Above: James Wilson Morrice, Canal in Venice, c. 1898–1900, oil on canvas. Gift of A.K. Prakash, J.W. Morrice Collection, 2015. National Gallery of Canada, Ottawa Photo © NGC
The National Gallery of Canada announced Tuesday that it had received 50 masterpieces by Canadian artist James Wilson Morrice, valued at more than $20 million, from an impressive personal collection.
The A.K. Prakash Foundation, founded by Toronto-based art historian and collector Ash K. Prakash, made the generous donation in honour of the post-impressionist artist’s 150th birthday.
The executive director of the foundation, Malcolm Burrows, called Prakash a “passionate lover” of Canadian art, and Morrice’s work in particular. It was a love affair that spanned four decades, but Prakash had always planned to give it away, said Burrows.
“This was something that was bigger than himself, and something that he wanted to ensure that all Canadians could appreciate,” said Burrows.
The donation consisted of the most significant private collection of Morrice’s works. It includes such masterpieces as The Pink House, Montreal and Le jardin du Luxembourg, Paris, both painted in the beginning of the 19th century.
The National Gallery won the right to display the collection after the foundation asked for proposals from it and two other major Canadian galleries on their vision for Canadian art at home and internationally.
Burrows said it was a “hands-down” victory for the gallery.
“We wanted to focus on the art, its role in speaking to other parts of the Canadian tradition,” said Burrows. “The National Gallery rose to the occasion in a way that was singular.”
The Morrice paintings will be part of a re-launch of the permanent collection in 2017, celebrating the 150th anniversary of the confederation of Canada. A major retrospective of Morrice’s work, drawing from other collections, will follow in 2019 along with an international tour.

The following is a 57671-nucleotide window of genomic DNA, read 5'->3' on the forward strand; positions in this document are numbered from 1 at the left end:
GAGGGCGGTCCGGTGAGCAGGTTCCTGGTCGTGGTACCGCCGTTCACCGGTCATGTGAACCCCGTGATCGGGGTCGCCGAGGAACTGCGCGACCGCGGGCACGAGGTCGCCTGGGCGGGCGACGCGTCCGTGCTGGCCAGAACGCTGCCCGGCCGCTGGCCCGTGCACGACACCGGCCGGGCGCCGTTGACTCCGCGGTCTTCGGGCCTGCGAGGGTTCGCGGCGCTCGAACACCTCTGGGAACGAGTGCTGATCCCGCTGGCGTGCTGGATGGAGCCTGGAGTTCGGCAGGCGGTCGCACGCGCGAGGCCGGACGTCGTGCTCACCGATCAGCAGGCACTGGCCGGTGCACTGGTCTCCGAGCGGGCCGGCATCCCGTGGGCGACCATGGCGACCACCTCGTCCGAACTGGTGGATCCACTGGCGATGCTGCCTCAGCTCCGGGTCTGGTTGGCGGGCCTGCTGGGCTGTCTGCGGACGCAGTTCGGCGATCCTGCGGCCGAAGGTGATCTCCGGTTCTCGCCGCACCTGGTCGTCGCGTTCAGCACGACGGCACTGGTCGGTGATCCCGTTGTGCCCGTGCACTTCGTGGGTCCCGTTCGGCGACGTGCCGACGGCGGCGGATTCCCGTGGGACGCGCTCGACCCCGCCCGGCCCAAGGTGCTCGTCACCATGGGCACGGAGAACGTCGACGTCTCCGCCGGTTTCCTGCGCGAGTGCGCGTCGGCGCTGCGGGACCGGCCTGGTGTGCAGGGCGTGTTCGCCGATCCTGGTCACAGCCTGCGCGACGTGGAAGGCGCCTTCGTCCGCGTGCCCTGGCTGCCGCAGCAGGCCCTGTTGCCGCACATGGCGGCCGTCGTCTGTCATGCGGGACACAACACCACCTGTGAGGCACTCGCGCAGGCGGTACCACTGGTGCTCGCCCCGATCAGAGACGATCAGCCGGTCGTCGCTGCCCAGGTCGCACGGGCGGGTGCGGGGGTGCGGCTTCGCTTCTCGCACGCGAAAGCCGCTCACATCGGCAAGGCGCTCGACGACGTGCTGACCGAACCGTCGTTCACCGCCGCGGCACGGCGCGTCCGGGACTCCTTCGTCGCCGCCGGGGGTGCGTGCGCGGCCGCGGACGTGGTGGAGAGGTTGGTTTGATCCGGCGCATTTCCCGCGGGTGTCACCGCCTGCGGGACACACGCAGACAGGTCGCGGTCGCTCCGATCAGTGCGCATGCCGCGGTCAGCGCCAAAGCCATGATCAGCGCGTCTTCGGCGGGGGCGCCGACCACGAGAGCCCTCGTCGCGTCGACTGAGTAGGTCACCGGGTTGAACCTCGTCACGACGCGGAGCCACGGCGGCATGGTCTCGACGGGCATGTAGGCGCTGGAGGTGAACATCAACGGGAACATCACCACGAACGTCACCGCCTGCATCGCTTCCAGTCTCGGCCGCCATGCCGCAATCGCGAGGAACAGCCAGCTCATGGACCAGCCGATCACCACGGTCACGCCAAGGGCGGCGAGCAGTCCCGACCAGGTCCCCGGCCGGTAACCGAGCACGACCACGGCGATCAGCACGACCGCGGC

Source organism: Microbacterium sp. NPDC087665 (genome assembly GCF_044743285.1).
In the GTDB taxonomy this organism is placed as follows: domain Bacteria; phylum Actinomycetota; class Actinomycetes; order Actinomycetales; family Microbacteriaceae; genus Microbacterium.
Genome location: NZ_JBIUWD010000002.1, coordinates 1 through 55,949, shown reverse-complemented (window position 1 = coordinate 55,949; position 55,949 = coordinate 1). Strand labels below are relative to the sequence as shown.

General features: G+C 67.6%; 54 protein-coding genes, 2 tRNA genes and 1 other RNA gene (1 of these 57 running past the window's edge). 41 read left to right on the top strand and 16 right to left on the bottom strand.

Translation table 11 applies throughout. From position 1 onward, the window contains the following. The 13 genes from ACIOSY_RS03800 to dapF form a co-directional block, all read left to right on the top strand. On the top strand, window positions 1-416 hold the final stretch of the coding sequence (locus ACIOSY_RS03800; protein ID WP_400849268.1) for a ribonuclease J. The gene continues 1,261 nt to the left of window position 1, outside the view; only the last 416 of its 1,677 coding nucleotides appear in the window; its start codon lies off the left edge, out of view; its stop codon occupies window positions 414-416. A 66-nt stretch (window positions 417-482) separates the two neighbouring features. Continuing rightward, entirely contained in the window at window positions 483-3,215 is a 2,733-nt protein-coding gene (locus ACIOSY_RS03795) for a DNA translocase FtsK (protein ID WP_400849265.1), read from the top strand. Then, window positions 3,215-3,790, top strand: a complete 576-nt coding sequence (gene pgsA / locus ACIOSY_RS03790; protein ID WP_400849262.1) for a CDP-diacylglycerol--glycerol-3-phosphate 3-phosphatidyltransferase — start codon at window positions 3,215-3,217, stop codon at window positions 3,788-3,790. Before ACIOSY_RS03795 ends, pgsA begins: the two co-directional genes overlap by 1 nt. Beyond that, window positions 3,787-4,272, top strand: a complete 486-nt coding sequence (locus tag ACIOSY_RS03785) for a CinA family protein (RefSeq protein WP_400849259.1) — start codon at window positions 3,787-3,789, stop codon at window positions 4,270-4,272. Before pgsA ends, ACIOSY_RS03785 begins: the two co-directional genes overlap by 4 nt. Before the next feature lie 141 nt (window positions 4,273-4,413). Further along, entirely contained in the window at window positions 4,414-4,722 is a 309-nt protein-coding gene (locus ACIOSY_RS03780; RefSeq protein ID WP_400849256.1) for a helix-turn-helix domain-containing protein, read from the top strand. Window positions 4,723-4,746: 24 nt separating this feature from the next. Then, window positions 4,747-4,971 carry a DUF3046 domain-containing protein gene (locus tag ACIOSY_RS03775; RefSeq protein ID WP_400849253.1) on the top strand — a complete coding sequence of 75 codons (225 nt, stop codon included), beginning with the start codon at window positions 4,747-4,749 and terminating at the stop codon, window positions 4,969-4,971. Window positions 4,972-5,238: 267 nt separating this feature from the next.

One of the gallery’s Canadian exhibition rooms will be renamed the Ash K. Prakash Gallery for 25 years.
The gallery’s first acquisition of Morrice’s work was in 1909, said gallery director Marc Mayer at Tuesday’s press conference.
“The gift of 50 additional works strengthens our collection by filling in important gaps so that now we can represent the artist’s full chronology, tell the full story of this remarkable artist,” he said.
Senior curator of Canadian art, Katerina Atanassova, also emphasized the importance of the donation to the collection.
“The artist is so pivotal in the development of Canadian art. He is the very first Canadian artist recognized abroad as one of the earliest modernist painters,” she said.
Morrice was born in Montreal in 1865, but moved to Paris as a young man. He painted the vibrant cafés, streets, and parks of the city, as well as seascapes of Britanny and Normandy. Later in life he embraced more bold colours as he travelled to North Africa and the Caribbean, but he always kept the sensitivity of colour that was his trademark.
He was also one of the first Canadian artists to reach international stature, exhibiting at such establishments as the Musée du Luxembourg in Paris, the Musée des beaux-arts in Lyon, and the Tate Gallery in London.
Although he lived the rest of his life abroad, he would return to Quebec every year to paint and many of his Canadian works are winter scenes of Quebec City and its surroundings.
His other notable works came from his time spent behind the front lines during the First World War, which resulted in more somber images of soldiers marching in France.
Atanassova said she had been deeply affected by Morrice early in her career.
“He has a tremendous significance, not only in the development and the evolution of Canadian art, but in influencing generations of Canadian artists after him,” she said.
Of his art, she said, “It’s timeless, it’s a sense of reverie, a sense of never-changing eternal moments, frozen in time.”
Visitors can now view some pieces from the collection in the Ash. K. Prakash gallery in the Canadian art section of the gallery.